COMMENTATORS everywhere reserve their choicest admonitions for the state’s encroachment on freedom, and the member (of the Upper Jukskei Flyfishing Collective) happily joins the kerfuffle over political change; our state, especially, is a splendid target.

First, it is a sitting duck. It never budges from its position, no matter how lunatic its expectations of attaining a different outcome by repeating with extra vigour its proven folly. Even shallow flyfishing hacks find it difficult to avoid the mark. Second, the state is a default target, since it would be inappropriate to lambaste SA’s long-suffering society whose members are doing their best just to get through each day made miserable with parsimony and crime and abuse and the prospect of a hopeless, featureless future. It is the default target because it owns the means of coercion.

You may argue that the state is not the government, but in SA you would be wrong. The idea that the state is a constant constitutional entity populated by a succession of government officials for the purpose of applying policy is just that: an idea. In SA, Max Weber’s somewhat optimistic view does not account for the self-perpetuating coercive class created by the African National Congress (ANC) government. Karl Marx railed against the hereditary succession of the coercive class, but as an instrument of oppression it is no different from the abuses of corruption and nepotism in methodology, purpose and outcome.

Perhaps its perpetuation is a good thing. In Marxist revolutionary terms it could mean the ANC suckles the device of its own destruction. Perhaps critics should stop urging volte face, but rather encourage the party in its endeavours of doom.

Nevertheless, the ANC/government/state is our enemy and it must go. Not in due course, or when the time comes, but right now, overnight.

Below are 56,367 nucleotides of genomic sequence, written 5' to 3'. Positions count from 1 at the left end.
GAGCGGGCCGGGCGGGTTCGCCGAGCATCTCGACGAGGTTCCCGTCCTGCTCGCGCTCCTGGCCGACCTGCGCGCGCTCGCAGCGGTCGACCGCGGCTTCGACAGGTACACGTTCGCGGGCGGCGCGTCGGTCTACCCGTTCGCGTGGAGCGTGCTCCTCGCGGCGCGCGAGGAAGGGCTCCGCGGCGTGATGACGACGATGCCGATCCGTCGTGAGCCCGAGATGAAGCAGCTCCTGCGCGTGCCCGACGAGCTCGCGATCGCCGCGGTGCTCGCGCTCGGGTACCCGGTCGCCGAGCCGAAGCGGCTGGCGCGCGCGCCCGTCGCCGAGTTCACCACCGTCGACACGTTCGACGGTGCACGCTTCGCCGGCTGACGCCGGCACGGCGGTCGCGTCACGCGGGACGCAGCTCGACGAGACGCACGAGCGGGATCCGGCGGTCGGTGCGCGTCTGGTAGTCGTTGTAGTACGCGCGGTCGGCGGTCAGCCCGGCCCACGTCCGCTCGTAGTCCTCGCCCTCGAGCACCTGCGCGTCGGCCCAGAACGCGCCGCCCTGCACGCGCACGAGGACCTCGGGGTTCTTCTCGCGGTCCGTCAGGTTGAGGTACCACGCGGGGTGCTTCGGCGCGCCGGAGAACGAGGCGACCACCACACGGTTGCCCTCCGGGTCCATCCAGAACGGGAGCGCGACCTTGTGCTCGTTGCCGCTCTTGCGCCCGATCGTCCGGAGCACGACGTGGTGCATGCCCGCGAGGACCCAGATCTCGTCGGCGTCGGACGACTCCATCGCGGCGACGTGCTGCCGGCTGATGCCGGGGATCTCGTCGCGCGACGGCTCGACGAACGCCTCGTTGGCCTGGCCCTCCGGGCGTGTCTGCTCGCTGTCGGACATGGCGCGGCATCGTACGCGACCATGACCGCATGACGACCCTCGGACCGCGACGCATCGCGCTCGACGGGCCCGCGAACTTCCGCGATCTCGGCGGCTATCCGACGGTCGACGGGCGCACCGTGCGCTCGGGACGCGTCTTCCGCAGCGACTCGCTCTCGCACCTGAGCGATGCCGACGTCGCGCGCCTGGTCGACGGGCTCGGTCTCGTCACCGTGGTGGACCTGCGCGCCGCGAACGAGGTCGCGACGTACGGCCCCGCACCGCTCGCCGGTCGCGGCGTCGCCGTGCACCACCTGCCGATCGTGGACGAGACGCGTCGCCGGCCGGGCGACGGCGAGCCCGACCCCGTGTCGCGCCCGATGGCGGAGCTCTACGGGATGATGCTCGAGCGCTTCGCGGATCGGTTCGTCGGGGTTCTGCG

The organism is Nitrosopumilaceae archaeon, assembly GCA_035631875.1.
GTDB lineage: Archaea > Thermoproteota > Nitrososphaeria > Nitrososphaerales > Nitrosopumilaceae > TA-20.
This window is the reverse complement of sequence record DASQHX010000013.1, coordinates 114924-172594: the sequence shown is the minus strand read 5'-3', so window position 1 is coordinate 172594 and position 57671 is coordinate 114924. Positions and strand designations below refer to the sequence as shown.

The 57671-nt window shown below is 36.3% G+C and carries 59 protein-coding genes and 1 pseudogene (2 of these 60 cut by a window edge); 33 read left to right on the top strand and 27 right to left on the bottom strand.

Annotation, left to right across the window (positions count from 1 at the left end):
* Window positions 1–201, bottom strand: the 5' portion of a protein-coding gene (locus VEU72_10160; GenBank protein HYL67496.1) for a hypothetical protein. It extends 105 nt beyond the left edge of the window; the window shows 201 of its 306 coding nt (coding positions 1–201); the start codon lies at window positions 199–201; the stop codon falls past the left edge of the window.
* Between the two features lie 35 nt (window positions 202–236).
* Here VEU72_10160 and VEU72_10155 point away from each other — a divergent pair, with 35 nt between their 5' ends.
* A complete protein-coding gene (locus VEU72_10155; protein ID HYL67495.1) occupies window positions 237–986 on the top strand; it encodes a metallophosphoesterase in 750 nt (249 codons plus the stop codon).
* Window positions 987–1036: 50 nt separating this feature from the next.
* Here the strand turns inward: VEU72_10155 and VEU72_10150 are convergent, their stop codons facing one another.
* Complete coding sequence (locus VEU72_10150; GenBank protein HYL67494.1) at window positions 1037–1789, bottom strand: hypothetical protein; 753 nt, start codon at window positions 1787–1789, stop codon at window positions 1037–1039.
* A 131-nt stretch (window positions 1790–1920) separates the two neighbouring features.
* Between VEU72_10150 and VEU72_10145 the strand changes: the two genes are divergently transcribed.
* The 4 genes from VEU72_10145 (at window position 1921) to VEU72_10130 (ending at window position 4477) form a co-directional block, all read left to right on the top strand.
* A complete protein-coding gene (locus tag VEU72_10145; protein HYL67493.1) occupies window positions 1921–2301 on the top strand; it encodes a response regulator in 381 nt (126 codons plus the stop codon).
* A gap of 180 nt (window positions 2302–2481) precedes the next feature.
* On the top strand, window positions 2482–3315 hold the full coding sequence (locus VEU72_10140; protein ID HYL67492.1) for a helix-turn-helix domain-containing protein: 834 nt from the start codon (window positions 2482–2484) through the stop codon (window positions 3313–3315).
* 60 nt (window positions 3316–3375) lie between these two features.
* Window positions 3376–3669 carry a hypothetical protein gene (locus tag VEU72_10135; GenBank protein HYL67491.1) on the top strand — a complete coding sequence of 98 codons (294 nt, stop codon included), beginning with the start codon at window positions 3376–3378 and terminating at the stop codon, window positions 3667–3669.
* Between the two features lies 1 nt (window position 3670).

Perhaps not. Since we already know the ANC is not fit to govern, further proof of its folly will not shame it into capitulation. Most likely our bunch of bullies and toadies will make an even greater effort at what they do, limited as it is, and implode in good time, but that would be a pyrrhic victory. Radicalism and revolution drain wealth, and wealth is what we mean to preserve and grow.

Nevertheless, the ANC/government/state is our enemy and it must go. Not in due course, or when the time comes, but right now, overnight. It is not enough that we are prepared to take responsibility for our circumstances, and that we are accountable for our actions, even when the ANC/government/state is not.

The member proposes another way. Consider that the ANC/government/state survives only because a great number of people are co-opted into its hegemony, either as employees and consultants or as contractors and as beneficiaries of any of the myriad instances of arbitrary largesse. Now consider what could happen if we were to give up all of that.

Consider what could happen if we were to widen private security provision to include an even greater number of communities and if we were to educate a growing number of our children privately in low-fee co-operative institutions and if we were to construct privately managed healthcare funds that would include a greater range of income groups. Consider what could happen if we were to do the ruling elite’s work for them in every sector of the economy.

It would not necessarily loosen the ANC/government/state’s grip on sovereignty, but it would certainly advance our feeble expressions of dissatisfaction from protest to resistance without anyone having to do anything violent or illegal.

Ideally, it would render the state’s interference in the economy irrelevant, but most importantly, each of us will be able to reclaim a bit of our freedom to take responsibility for our own lives. That, more than anything else, is the purpose of political change.

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